Yesterday we spent our Saturday (and one of Lee’s few non-call weekends) working most of the day. I have traditionally felt bad about spending weekends working, because Lee has limited time at home and I’d like the children to actually have fun and enjoy their dad when he’s home. I know all the Type A mothers have an instant response all ready to type into the keyboard, but my learning path is perhaps a bit different. Have patience with me as I’m figuring life out, okay?
One of the things I admire most about my husband’s family is their work ethic. When a job needs to be done, it gets done right away. If someone needs to be called on the phone, that phone call is made right away, before it is forgotten (do you see why this is challenging to me?). I’d love for our children to learn this work ethic, but there’s a problem.
The biggest problem is that I do not always demonstrate a biblical attitude about work. Contrary to what some believe, work is not a curse or part of the curse. God gave Adam work long before he sinned in the Garden of Eden. Solomon tells us that work, its results, and the enjoyment of that work, is a gift from God. God created us to find satisfaction in working hard.
Behold that which I have seen: it is good and comely for one to eat and to drink, and to enjoy the good of all his labour that he taketh under the sun all the days of his life, which God giveth him: for it is his portion. Every man also to whom God hath given riches and wealth, and hath given him power to eat thereof, and to take his portion, and to rejoice in his labour; this is the gift of God. Ecclesiastes 5:18-19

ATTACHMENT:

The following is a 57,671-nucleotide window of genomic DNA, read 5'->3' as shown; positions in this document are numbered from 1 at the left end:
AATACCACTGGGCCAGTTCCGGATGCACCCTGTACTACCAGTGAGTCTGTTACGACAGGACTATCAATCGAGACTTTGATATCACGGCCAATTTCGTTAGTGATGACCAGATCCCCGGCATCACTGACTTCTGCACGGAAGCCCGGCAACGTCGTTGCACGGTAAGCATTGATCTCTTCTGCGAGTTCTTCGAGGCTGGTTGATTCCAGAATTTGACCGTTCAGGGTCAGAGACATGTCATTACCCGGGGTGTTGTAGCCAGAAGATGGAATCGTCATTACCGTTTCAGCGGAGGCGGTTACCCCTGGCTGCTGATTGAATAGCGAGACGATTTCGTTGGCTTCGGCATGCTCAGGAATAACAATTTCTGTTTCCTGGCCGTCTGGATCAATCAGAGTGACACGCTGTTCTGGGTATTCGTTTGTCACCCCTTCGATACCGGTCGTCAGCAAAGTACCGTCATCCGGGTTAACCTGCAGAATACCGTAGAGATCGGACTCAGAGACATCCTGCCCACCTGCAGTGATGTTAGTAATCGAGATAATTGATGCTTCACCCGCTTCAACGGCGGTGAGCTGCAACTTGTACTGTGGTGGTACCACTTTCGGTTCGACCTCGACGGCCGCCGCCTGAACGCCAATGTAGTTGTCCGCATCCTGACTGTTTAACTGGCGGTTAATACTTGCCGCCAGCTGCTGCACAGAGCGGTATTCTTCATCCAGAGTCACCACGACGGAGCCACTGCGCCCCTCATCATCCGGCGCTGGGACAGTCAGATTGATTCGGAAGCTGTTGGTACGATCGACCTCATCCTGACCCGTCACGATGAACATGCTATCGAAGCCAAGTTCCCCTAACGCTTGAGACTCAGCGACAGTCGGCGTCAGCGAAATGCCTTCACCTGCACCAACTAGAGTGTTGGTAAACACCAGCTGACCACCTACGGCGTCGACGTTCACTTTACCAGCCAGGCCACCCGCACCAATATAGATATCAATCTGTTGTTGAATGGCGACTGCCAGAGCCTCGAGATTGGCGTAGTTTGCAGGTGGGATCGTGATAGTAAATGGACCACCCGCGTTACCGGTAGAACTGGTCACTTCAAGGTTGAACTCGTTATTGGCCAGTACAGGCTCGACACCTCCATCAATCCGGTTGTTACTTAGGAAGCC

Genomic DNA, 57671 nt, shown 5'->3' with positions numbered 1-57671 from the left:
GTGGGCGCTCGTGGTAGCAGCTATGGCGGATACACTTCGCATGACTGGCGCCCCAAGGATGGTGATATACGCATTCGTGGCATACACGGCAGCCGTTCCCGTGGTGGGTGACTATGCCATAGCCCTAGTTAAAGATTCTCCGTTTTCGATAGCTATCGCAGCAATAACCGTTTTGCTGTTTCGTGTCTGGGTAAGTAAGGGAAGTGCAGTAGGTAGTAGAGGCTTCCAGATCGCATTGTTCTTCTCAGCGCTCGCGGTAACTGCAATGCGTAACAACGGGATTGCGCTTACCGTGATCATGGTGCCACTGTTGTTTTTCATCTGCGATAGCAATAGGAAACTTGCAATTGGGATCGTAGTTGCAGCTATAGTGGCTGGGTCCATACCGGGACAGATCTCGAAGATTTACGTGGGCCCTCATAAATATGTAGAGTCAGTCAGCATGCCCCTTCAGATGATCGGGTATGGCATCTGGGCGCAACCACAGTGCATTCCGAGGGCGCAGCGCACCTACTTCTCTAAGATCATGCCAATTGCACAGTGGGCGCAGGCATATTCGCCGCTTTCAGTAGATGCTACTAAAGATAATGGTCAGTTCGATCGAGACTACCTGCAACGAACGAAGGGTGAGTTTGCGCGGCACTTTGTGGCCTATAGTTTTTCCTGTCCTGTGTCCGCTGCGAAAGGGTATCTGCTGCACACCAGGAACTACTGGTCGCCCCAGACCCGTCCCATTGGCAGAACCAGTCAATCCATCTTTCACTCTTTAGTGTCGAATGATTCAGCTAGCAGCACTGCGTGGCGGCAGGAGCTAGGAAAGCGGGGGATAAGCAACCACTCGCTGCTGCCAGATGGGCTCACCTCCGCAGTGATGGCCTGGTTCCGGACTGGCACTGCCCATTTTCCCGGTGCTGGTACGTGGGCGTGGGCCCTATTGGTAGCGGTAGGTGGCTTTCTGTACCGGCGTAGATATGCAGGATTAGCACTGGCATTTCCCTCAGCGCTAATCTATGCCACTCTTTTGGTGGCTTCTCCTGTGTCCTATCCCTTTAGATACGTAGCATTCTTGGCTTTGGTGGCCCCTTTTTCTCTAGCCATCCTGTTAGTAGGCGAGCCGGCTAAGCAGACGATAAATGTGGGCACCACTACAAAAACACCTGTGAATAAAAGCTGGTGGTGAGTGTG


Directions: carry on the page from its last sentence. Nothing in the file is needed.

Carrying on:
I usually think of work as something to be endured, not something to actually enjoy. However, I do recognize that there is great satisfaction in completing a difficult or overwhelming task. I’d like to do better remembering this attitude, rather than avoiding work until it’s necessary. And as I think through work biblically, isn’t that a good thing to do as a family on the weekends? Isn’t it good for our children to enjoy the satisfaction of a job well done, to enjoy the fellowship as we work together, to enjoy the rest when we’re done? I think so. Don’t worry, we’ll still go hiking together, we’ll still work on model airplanes and play catch. Lee will still have time to relax. But I want to make sure that I do not forget how satisfying hard work can be.
Interesting to think about…that work isn’t necessarily all because of the curse. My kids have varying work ethics. lol The most recent motivation/instruction I’ve been promoting to the child who’d rather read all day is doing your chores because it’s showing love to the family…part of living in a community. I’m always checking and re-checking my own motives for teaching the children to clean/work/pick-up. It’s tough not to fall into either laziness or pride…!
I’ve been thinking about your comments for awhle. I can see the laziness or pride when things don’t happen the way I want them to. If my goal truly is Christlikeness and teaching my children to love others, I tend to respond differently than if my own desires have not been met.